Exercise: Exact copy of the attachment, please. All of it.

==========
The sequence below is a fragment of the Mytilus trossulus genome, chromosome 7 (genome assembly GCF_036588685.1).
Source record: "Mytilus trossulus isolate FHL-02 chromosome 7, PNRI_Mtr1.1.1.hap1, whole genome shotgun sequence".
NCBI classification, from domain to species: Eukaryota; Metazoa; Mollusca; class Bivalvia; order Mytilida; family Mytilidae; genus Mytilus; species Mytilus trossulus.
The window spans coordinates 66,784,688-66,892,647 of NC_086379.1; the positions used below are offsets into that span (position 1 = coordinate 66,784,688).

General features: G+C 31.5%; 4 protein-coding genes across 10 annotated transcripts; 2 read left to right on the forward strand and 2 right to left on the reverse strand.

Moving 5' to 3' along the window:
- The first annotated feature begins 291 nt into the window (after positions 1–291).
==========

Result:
The sequence below is a fragment of the Mytilus trossulus genome, chromosome 7 (genome assembly GCF_036588685.1).
Source record: "Mytilus trossulus isolate FHL-02 chromosome 7, PNRI_Mtr1.1.1.hap1, whole genome shotgun sequence".
NCBI classification, from domain to species: Eukaryota; Metazoa; Mollusca; class Bivalvia; order Mytilida; family Mytilidae; genus Mytilus; species Mytilus trossulus.
The window spans coordinates 66,784,688-66,892,647 of NC_086379.1; the positions used below are offsets into that span (position 1 = coordinate 66,784,688).

General features: G+C 31.5%; 4 protein-coding genes across 10 annotated transcripts; 2 read left to right on the forward strand and 2 right to left on the reverse strand.

Moving 5' to 3' along the window:
- The first annotated feature begins 291 nt into the window (after positions 1–291).